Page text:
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08-22-2011, 10:01 PM   #16
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I generally work out of a Crumpler 7 Million sized messenger bag and it probably runs 10 to 15 pounds depending on the mix of lenses and bodies that I'm carrying. 1 body, 1 flash, a 70-210 or 60-300 zoom, 3 small to medium sized primes and the DA 18-55 would be a typical single body load out. If I'm carrying a second body then it would be added to that. With my 645 body and lens I only have room for 2 mid sized lenses and a flash for the DSLR.

I find that the sling bag is more comfortable for long walks than the Slingshot 200 that I used to carry because the slingshot didn't balance as well and it was awkward to shift from one shoulder to the other. Even with the waist strap on the slingshot concentrated too much weight in one place on my right shoulder.

I ended up with a Lowepro Micro Trekker 200 that came included with some other stuff but I have only used it to carry flash gear and diffusers so far. It is too short for my torso and sits too high on my back to be comfortable with a heavy load. Eventually I want to pick up a larger backpack, and ideally one that I can get into without having to set it on the ground and open the main compartment up completely.

08-25-2011, 03:11 PM   #17
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Good Points all - I am going to bring eveyhting I own with me but will have some sort of smaller bag - either one I have now or I'll get another one.
09-01-2011, 06:00 AM   #18
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QuoteOriginally posted by goddo31 Quote
Dave, a few months ago I went for a few hours walk in some mountains whilst on holiday with a very similar amount of gear in a large backpack.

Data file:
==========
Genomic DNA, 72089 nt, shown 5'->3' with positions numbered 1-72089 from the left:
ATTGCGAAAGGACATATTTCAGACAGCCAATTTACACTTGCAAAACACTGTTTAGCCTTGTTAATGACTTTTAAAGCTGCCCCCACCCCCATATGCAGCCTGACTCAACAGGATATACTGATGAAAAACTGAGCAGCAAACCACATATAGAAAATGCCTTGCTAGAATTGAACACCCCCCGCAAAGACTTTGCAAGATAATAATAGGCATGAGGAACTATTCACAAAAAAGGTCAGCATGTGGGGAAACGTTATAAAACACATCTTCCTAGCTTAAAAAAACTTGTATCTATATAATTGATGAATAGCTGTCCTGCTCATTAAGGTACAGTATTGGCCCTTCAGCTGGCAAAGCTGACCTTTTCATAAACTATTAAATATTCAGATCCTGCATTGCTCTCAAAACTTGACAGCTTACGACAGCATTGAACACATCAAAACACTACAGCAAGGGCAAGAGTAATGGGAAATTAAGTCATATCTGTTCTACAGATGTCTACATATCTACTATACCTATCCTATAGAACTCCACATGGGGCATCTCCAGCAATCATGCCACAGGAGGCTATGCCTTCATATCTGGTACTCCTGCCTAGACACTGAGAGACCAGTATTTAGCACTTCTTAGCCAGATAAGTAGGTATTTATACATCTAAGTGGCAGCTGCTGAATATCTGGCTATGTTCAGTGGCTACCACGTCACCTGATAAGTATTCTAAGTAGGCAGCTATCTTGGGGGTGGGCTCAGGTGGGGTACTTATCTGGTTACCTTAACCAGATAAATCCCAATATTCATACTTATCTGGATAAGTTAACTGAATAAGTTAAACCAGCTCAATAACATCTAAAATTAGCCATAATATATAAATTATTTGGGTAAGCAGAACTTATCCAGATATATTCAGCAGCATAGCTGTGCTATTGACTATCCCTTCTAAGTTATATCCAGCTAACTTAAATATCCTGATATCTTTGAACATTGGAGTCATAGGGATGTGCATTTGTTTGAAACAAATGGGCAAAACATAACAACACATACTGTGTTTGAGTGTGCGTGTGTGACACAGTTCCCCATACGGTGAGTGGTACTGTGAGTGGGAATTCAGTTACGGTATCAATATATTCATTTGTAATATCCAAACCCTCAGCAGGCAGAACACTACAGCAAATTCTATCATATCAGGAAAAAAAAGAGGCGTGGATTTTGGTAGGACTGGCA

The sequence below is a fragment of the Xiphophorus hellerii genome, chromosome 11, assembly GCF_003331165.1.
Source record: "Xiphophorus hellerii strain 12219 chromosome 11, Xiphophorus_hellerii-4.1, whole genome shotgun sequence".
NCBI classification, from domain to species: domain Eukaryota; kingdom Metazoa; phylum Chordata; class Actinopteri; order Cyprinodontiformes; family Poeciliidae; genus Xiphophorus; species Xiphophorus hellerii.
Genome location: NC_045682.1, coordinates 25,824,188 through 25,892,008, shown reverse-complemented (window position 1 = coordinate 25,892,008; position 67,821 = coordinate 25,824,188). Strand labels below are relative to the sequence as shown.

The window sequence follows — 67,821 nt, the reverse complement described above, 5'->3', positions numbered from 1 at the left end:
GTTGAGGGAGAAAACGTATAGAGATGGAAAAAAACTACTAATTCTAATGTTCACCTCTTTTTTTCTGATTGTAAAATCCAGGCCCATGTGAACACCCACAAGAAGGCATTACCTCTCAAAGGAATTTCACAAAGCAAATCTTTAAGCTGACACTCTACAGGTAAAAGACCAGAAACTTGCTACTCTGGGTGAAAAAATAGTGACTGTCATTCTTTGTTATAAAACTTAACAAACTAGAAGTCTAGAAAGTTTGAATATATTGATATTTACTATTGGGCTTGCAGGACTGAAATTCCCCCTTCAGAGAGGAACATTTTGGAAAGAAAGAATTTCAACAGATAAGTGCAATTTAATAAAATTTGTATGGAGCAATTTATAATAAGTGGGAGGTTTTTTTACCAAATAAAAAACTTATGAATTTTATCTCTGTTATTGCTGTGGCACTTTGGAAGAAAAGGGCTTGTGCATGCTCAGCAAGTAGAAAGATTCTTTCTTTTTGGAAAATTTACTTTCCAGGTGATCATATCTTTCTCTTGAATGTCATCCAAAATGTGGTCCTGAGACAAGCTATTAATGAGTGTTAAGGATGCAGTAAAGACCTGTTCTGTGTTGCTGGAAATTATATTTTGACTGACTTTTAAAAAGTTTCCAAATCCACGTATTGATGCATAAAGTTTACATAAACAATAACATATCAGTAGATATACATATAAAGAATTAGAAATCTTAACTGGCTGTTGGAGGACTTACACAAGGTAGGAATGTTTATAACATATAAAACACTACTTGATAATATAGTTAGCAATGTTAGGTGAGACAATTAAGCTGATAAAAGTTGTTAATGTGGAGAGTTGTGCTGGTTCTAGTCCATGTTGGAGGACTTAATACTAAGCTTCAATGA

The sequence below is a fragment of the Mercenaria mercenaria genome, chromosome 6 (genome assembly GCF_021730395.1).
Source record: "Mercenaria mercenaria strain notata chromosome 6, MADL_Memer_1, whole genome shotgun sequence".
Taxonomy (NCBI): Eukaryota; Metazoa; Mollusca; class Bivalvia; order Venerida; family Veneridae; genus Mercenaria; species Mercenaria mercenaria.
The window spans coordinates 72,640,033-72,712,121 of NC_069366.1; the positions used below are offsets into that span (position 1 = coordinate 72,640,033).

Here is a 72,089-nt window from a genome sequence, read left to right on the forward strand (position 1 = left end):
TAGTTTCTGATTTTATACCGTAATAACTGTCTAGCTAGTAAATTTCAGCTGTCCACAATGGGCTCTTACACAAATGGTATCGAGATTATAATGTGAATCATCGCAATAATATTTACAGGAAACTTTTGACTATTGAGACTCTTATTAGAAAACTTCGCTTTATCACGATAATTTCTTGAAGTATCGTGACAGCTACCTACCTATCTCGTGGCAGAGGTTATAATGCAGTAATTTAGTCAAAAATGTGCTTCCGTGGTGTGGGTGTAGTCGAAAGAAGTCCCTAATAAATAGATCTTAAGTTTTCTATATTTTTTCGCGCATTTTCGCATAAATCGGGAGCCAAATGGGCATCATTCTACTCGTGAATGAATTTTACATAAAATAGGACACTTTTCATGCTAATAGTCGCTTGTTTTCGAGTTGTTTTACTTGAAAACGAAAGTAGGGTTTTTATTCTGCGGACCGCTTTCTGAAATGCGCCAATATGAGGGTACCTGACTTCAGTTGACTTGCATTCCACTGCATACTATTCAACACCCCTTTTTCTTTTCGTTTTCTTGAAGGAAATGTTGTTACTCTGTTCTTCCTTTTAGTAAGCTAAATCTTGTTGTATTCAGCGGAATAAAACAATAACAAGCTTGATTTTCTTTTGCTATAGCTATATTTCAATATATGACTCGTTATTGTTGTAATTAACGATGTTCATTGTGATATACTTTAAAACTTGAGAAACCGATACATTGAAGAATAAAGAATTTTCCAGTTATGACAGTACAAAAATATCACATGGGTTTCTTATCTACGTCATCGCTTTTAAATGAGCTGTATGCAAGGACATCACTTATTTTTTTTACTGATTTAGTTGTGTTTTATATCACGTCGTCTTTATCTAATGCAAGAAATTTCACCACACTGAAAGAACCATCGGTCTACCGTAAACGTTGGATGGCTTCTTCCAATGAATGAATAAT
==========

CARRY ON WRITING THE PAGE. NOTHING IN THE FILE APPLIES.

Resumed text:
It didn't take me long to realise an unfortunate truth - even the slightest increase in gradient makes a load like that much harder to bear. I had previously walked around on flat land for a few hours all loaded up without much of an issue. But as soon as I got onto the forest trail I struggled.

So the advice from this flat lander is to consider what sort of walking your going to be doing. I wouldn't be trying to take half that stuff up to a ridge line again!
As a keen walker, I second that comment. Moving weight about horizontally is not the same as hauling it up 600m of altitude gain.

On the other hand, depending on where you're going, if you can get driven / bus to somewhere at altitude (like a mountain pass), and engineer your walk to be mostly descent / horizontal from there, having the extra weight along is less of a problem.
09-02-2011, 01:13 PM   #19
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Travel light

Any hiker knows that on a rough trail the descent is often worse than the climb.
Extra weight will only compound the shock on your knees.


09-02-2011, 02:33 PM   #20
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to carry that bag you need a new body, and I don't mean a K5

Seriously though, I have the same bag and hate it, I use it only when I need to go from home to a secondary base, and have to take a PC. otherwise I don't like the bag, the main straps are not adjustible, and to make use of the waste/hip strap properly, I have to let the shoulder straps out so far that the chest strap is around my neck, and I am only 5'8"

I also have the photorekker 100 which is a bigger bag and has properly adjustable harness, I have carried that bag with 2 bodies and 10 lenses into the woods for a hike with no discomfort.

Except for lowepro's really big bags, none have the proper strap and harness to properly distribute the weight
09-02-2011, 02:53 PM   #21
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QuoteOriginally posted by daacon Quote
I take the whole kit and kabootle with me a lot of the times , however I usually go where I can park the car and then head out and come back to the car if need be. If I am in some situations where I am treking into the bush I may take it all. Also I may take it all if I am going somewhere exotic I have not been before.

I don't find it that bad actually (I am sure at some point I will ). But there ae way more times I just go out wth the body and maybe a couple of lenses.

I was just curious how many Kilos / pounds you largest bag fully loaded would weigh. I was guessing mine was 50 and it tunred out to be 36 - surpised me.
I wouldn't dare leave my gear in a vehicle this time of year even assuming the gear was secure. We have it 100 and 103 a few times and in the upper 90s a lot.
09-04-2011, 12:48 PM   #22
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QuoteOriginally posted by ChrisPlatt Quote
Any hiker knows that on a rough trail the descent is often worse than the climb.
Extra weight will only compound the shock on your knees.
Also true!

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